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I'm trying to parse some huge JSON file (like using gson library ( in JAVA.

I would like to know what is the best approch to parse this kind of big file (about 80k lines) and if you may know good API that can help me processing this.

Some idea...

  1. read line by line and get rid of the JSON format: but that's nonsense.
  2. reduce the JSON file by splitting this file into many other: but I did not find any good Java API for this.
  3. use this file directlly as nonSql database, keep the file and use it as my database.

I would really appreciate adices/ help/ messages/ :-) Thanks.

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2 Answers 2

up vote 9 down vote accepted

You don't need to switch to Jackson. Gson 2.1 introduced a new TypeAdapter interface that permits mixed tree and streaming serialization and deserialization.

The API is efficient and flexible. See Gson's Streaming doc for an example of combining tree and binding modes. This is strictly better than mixed streaming and tree modes; with binding you don't waste memory building an intermediate representation of your values.

Like Jackson, Gson has APIs to recursively skip an unwanted value; Gson calls this skipValue().

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I'll check this out ! Thanks for sharing – Dax Feb 28 '12 at 14:11
Is there a good example of using the TypeAdapter to mixed stream parsing into tree parsing? I have a case where I want to mix it in on a List of objects that gets very large. The example in the documentation is stream parsing a List of Messages but it doesn't show how you would tie that stream parser into a tree parser. (It shows how you tie an tree parser into a stream parser) – Dandre Allison Feb 27 '13 at 1:01
For example: I have CustomType to define object mapping, and CustomTypes extends ArrayList<CustomType>. I make a TypeAdapter<CustomTypes> which uses object mapping for each CustomType, but just returns an empty list at the end to avoid storing the whole list in memory (write them to a database instead). And then the containing object is parsed simply using object mapping. – Dandre Allison Feb 27 '13 at 1:41

I will suggest to have a look at Jackson Api it is very easy to combine the streaming and tree-model parsing options: you can move through the file as a whole in a streaming way, and then read individual objects into a tree structure.

As an example, let's take the following input:

  "records": [ 
    {"field1": "aaaaa", "bbbb": "ccccc"}, 
    {"field2": "aaa", "bbb": "ccc"} 
  ] ,
  "special message": "hello, world!" 

Just imagine the fields being sparse or the records having a more complex structure.

The following snippet illustrates how this file can be read using a combination of stream and tree-model parsing. Each individual record is read in a tree structure, but the file is never read in its entirety into memory, making it possible to process JSON files gigabytes in size while using minimal memory.

    import org.codehaus.jackson.*;
    public class ParseJsonSample {
      public static void main(String[] args) throws Exception {
        JsonFactory f = new MappingJsonFactory();
        JsonParser jp = f.createJsonParser(new File(args[0]));
        JsonToken current;
        current = jp.nextToken();
        if (current != JsonToken.START_OBJECT) {
          System.out.println("Error: root should be object: quiting.");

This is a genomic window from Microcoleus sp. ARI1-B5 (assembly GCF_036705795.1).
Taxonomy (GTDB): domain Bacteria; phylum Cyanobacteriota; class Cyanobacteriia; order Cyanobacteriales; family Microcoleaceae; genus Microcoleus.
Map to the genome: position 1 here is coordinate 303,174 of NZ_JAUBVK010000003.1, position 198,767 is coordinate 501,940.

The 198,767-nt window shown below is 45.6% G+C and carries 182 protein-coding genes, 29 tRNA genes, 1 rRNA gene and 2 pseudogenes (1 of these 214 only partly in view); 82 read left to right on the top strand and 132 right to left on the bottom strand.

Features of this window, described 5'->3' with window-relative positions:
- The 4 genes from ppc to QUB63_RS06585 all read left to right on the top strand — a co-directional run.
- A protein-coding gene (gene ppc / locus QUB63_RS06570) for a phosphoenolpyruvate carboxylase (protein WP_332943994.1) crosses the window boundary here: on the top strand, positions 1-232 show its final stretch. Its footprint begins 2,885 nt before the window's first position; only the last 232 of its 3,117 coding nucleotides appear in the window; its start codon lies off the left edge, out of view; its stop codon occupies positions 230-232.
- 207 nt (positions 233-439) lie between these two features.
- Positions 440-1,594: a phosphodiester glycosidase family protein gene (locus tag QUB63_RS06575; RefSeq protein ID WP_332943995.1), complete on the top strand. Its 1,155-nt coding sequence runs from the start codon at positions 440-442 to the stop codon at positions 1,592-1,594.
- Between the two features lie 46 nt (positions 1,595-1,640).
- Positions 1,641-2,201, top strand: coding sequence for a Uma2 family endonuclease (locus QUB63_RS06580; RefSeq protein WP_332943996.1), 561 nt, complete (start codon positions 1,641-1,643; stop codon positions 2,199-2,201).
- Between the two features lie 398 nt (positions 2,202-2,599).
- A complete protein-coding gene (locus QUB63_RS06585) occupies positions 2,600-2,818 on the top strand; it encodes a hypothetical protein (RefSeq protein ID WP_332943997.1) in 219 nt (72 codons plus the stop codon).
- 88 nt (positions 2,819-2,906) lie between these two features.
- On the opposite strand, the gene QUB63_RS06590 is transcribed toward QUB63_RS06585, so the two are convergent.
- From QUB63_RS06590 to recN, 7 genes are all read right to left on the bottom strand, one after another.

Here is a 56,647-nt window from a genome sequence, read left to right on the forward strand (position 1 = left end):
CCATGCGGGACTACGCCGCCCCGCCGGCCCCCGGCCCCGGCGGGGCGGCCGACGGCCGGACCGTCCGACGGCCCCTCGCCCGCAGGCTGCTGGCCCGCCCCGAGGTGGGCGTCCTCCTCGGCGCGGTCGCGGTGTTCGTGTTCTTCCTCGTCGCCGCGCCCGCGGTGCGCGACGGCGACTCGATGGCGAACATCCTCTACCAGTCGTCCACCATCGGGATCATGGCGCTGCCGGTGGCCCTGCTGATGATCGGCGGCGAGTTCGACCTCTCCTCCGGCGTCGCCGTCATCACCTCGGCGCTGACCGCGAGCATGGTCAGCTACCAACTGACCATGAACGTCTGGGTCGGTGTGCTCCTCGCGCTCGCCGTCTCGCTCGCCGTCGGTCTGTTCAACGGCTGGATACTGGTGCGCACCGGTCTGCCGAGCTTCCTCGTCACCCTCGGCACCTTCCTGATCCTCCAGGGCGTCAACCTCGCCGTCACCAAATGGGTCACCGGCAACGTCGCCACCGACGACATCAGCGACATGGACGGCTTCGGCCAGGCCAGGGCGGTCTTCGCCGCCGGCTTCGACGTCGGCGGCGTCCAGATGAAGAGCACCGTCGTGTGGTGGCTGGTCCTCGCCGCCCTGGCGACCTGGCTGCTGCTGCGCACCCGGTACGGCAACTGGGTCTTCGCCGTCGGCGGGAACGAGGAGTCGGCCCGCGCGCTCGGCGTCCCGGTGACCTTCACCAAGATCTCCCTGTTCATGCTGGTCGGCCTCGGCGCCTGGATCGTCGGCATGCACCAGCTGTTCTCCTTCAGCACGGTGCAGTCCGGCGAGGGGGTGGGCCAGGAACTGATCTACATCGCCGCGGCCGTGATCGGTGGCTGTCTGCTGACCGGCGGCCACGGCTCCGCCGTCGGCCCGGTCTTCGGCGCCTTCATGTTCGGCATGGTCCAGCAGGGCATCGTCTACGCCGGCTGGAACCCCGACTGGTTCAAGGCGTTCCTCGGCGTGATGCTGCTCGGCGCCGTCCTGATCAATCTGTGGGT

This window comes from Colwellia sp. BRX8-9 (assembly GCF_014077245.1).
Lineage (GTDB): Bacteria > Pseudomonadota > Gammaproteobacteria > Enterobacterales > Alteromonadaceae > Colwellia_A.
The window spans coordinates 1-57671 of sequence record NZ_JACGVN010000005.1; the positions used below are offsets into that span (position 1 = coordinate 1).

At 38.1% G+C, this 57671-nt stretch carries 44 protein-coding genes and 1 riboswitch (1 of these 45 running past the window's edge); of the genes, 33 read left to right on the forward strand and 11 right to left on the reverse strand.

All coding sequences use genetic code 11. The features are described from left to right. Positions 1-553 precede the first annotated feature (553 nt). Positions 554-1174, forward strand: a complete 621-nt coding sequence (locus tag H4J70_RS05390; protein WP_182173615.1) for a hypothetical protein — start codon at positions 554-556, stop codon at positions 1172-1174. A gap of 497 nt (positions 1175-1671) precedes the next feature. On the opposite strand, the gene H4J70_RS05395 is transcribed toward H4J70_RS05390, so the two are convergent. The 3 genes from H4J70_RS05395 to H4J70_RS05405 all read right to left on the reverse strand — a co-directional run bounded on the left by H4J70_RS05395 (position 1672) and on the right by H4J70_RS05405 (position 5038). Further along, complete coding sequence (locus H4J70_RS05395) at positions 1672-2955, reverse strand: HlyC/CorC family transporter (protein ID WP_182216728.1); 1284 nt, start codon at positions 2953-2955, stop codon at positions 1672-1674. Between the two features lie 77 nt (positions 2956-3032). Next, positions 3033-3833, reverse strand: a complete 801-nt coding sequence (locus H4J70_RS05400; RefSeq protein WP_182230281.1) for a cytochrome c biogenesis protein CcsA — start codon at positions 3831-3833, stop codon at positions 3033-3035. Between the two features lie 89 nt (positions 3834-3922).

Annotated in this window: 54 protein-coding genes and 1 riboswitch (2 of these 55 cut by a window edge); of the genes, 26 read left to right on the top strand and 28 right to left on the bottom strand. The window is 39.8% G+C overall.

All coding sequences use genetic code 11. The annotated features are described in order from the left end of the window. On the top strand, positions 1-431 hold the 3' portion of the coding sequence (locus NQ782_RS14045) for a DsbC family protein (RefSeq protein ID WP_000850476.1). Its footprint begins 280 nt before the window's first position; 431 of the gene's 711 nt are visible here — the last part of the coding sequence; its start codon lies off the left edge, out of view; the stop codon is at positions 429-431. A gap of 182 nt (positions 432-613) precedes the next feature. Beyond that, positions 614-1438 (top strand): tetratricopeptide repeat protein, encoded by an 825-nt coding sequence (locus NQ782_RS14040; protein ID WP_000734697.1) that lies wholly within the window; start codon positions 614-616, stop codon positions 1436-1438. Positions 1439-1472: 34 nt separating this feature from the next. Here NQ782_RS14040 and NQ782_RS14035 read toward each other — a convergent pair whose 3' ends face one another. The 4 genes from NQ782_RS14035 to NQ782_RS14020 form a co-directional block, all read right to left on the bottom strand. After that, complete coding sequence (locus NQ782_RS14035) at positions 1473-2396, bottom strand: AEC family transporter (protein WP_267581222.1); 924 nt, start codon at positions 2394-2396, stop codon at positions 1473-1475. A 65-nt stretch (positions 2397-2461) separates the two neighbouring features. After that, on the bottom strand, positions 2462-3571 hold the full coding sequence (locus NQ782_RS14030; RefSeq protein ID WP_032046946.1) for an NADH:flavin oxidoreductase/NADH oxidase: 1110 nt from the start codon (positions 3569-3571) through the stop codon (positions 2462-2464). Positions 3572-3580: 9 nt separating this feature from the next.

while (jp.nextToken() != JsonToken.END_OBJECT) {
          String fieldName = jp.getCurrentName();
          // move from field name to field value
          current = jp.nextToken();
          if (fieldName.equals("records")) {
            if (current == JsonToken.START_ARRAY) {
              // For each of the records in the array
              while (jp.nextToken() != JsonToken.END_ARRAY) {
                // read the record into a tree model,
                // this moves the parsing position to the end of it
                JsonNode node = jp.readValueAsTree();
                // And now we have random access to everything in the object
                System.out.println("field1: " + node.get("field1").getValueAsText());
                System.out.println("field2: " + node.get("field2").getValueAsText());
            } else {
              System.out.println("Error: records should be an array: skipping.");
          } else {
            System.out.println("Unprocessed property: " + fieldName);

As you can guess, the nextToken() call each time gives the next parsing event: start object, start field, start array, start object, ..., end object, ..., end array, ...

The jp.readValueAsTree() call allows to read what is at the current parsing position, a JSON object or array, into Jackson's generic JSON tree model. Once you have this, you can access the data randomly, regardless of the order in which things appear in the file (in the example field1 and field2 are not always in the same order). Jackson supports mapping onto your own Java objects too. The jp.skipChildren() is convenient: it allows to skip over a complete object tree or an array without having to run yourself over all the events contained in it.

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I think the copy and paste is fine if you are describing a solution that is applicable. It certainly seems better than pasting links that could over time become stale. – Mr Moose Feb 22 '12 at 7:19
just kidding ;) thx for this I'll try this one – Dax Feb 22 '12 at 9:51
Your code was really helpful! I fitted it to my problem and could finally get rid of my heap space exceptions because I read the file in one go before :-) – Konrad Höffner Jun 21 '13 at 11:11
I LOVE YOU. searching for HOURS for a good method. – xBroak Sep 8 '13 at 23:43

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